Memorable documentaries about terrible tragedies often act as a necessary public memorial, with interviewees — marked however they’ve been by the passage of time — illuminating the gospel of grief while the director oversees everything like a thoughtful pastor attuned to whatever message of sorrow and healing feels truest in the retelling.
Mass shootings have made this kind of revisiting a way of not only celebrating those lost and checking in on the mourning, but also demanding a deeper examination of darker currents coursing through society. And Brian Ivie’s spiritually minded “Emanuel” does both as it returns us to the horrific evening in June 2015 when young white supremacist Dylann Roof entered Charleston, S.C.'s historic Emanuel African Methodist Episcopal church and gunned down nine black worshipers during a Bible study meeting.
But as a community, a city, and a nation expressed shock at the evil of it all, and anger mixed with tears while America’s racist history was unpacked once more, a handful of surviving family members made their own news by reminding everyone of what their faith meant to them: At a hearing, they faced Roof and forgave him.
That seemingly unthinkable gesture — which wasn’t felt by all the bereaved, but more than you might think — is where Ivie, a Southern Californian with no connection to Charleston, directs his Christian-based compassion. Through interviews with survivors of the massacre, loved ones and congregants, as well as reporters, politicians and activists, Ivie has made something heartfelt and messy, focused on what’s devotional in testifying about a joy that’s never coming back, and pardoning a malevolence that’s never gone away.
Tastefully photographed in comforting surroundings, the survivors’ reflections are powerful. Nadine Collier smiles as she talks about the loss of her mother, Ethel, the memories sparking laughter that sounds like she’s willing her presence back. Felicia Sanders recounts with surprising serenity the surreal horror of being in the killer’s sights along with her granddaughter, whom she was able to shield by playing dead, but also with her aunt and son, who didn’t survive.
When Ivie dedicates hushed, music-free screen time to these core figures of bereavement — people such as the Rev. Anthony Thompson, whose wife was among the murdered — “Emanuel” achieves a rich solemnity in honoring lives ripped away too soon and often quickly forgotten by a public all too often redirected by the news cycle toward another mass shooting.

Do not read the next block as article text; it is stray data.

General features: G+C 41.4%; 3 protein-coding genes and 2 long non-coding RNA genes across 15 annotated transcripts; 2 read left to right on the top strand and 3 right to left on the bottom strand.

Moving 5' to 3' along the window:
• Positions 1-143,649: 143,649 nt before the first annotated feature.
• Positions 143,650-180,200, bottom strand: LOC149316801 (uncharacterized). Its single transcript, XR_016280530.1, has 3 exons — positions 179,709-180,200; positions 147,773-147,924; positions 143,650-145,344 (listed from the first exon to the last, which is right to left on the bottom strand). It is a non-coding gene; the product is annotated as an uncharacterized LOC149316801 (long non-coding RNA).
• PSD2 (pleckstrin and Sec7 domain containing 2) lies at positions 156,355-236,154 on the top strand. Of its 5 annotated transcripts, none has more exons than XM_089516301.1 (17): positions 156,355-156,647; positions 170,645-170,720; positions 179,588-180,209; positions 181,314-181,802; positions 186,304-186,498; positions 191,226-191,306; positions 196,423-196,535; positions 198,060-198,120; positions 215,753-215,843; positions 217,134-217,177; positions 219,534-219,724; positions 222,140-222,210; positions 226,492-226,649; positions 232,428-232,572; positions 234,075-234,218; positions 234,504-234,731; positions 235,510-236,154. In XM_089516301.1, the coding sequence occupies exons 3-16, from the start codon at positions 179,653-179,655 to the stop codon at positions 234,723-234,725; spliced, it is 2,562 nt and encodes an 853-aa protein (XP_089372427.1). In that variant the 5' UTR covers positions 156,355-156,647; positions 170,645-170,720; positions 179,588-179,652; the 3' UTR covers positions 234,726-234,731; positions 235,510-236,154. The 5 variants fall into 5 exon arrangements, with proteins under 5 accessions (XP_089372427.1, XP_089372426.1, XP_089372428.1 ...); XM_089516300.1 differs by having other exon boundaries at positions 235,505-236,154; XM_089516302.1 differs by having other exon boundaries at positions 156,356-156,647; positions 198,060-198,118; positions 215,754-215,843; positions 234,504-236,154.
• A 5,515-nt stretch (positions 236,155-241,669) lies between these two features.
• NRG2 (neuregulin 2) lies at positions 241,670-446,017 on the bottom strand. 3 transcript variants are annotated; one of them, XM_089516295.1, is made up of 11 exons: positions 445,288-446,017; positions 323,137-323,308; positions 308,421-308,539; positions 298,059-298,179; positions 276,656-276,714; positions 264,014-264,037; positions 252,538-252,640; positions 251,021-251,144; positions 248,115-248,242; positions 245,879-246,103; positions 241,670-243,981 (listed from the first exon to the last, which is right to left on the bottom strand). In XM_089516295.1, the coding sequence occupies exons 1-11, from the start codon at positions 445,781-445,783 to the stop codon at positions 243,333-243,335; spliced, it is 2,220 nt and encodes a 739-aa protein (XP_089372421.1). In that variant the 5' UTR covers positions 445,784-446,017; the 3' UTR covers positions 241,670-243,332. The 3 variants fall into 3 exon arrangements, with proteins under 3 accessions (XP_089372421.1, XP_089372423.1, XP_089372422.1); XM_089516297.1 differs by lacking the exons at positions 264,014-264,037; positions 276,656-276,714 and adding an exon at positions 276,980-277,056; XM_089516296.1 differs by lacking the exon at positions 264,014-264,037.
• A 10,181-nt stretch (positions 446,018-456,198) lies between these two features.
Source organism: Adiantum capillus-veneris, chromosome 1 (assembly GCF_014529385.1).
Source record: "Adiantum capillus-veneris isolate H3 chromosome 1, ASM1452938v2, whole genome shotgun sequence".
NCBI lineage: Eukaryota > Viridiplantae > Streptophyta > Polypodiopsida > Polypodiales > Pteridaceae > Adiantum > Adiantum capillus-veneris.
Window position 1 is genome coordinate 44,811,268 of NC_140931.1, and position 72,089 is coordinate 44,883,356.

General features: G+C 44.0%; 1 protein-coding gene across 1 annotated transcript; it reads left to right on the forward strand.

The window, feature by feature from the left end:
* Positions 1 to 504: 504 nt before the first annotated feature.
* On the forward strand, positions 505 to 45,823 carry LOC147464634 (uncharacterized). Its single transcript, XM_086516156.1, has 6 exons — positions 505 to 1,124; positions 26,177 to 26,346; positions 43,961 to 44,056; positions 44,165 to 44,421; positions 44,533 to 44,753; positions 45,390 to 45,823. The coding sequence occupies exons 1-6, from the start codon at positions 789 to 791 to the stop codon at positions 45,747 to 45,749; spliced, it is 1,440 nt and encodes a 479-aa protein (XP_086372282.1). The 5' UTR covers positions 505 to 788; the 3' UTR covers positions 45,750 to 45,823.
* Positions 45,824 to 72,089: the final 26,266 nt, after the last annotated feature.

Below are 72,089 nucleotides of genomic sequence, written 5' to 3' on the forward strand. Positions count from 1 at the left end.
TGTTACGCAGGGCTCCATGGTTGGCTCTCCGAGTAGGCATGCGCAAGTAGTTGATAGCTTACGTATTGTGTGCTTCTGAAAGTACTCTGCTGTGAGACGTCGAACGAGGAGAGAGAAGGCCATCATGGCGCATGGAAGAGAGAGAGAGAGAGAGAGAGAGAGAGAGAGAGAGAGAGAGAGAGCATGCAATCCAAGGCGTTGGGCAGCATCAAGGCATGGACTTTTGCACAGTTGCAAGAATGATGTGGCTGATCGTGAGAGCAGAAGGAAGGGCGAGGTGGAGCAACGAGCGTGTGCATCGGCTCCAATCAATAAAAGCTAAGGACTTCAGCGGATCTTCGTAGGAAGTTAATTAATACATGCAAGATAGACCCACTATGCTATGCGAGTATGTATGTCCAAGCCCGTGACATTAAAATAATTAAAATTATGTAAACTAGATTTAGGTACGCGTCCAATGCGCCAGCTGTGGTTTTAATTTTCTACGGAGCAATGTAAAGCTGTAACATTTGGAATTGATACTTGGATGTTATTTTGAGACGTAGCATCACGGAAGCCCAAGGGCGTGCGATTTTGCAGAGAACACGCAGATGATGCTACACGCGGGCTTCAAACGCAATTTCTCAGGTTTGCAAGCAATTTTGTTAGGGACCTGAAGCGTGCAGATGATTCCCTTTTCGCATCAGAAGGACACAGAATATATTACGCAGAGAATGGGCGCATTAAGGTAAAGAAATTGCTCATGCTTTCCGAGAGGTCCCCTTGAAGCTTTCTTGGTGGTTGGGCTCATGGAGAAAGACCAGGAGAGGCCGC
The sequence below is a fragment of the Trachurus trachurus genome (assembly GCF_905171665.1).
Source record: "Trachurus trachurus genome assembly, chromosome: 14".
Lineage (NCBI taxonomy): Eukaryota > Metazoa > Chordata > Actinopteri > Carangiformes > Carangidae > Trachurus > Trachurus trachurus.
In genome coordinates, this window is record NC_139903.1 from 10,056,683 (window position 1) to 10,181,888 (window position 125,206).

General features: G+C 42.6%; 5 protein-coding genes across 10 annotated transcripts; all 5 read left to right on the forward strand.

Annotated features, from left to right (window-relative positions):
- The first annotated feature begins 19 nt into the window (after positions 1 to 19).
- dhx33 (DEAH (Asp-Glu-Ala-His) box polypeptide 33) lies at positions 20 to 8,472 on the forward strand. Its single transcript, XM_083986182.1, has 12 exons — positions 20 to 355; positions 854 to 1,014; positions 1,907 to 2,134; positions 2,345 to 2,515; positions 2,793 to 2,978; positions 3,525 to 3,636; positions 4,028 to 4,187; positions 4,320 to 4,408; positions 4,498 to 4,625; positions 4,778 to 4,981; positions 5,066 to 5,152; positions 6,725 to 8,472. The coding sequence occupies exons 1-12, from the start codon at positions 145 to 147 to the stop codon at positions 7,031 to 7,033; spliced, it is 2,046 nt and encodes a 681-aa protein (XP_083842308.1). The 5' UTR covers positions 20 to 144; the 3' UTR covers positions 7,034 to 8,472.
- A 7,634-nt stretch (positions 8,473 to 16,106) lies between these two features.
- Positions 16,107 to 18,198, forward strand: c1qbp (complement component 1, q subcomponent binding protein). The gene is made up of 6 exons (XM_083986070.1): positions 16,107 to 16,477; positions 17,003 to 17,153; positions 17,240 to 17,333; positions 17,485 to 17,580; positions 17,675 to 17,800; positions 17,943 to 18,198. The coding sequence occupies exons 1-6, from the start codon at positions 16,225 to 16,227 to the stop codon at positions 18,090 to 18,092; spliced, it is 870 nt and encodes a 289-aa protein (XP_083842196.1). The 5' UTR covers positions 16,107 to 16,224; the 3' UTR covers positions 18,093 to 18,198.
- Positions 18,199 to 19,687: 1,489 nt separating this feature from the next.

Ivie is less focused, however, and more inclined to distracting choices when he dips into historical and social contexts, from the church’s storied past as a slavery-era beacon of African American fellowship, to Charleston’s complex legacy with race, to our current charged political era. The information is helpful, but too often, Ivie succumbs to timeworn documentary traps — slick historical reenactments, too many talking heads to keep track of — that lessen the overall impact of the emotional intensity he’s after. Other times, a topic such as the police’s racially biased treatment of suspects will be raised, only to be left unexamined.
When Ivie initially turns his attention to the killer, seen at home and on security camera, one also starts to worry — Roof, after all, will forever be an intruder — until one realizes that the director is building toward the drama of the mourners’ collective forgiveness. Ivie is aware of its controversy, enough so to include one victim’s churchgoing brother emphatically detailing why he can’t be so generous. And yet the broader question of where such spiritual magnanimity fits in with the importance of justice isn’t addressed with any real curiosity.
Then again, “Emanuel” is more religious sermon than intellectual exercise, with a message aimed squarely at the heart, even if it makes the quick forgiving of so vile a person seem like an act of unimaginable mental strength.
Running time: 1 hour, 15 minutes
Playing: Starts Oct. 18, Laemmle Music Hall, Beverly Hills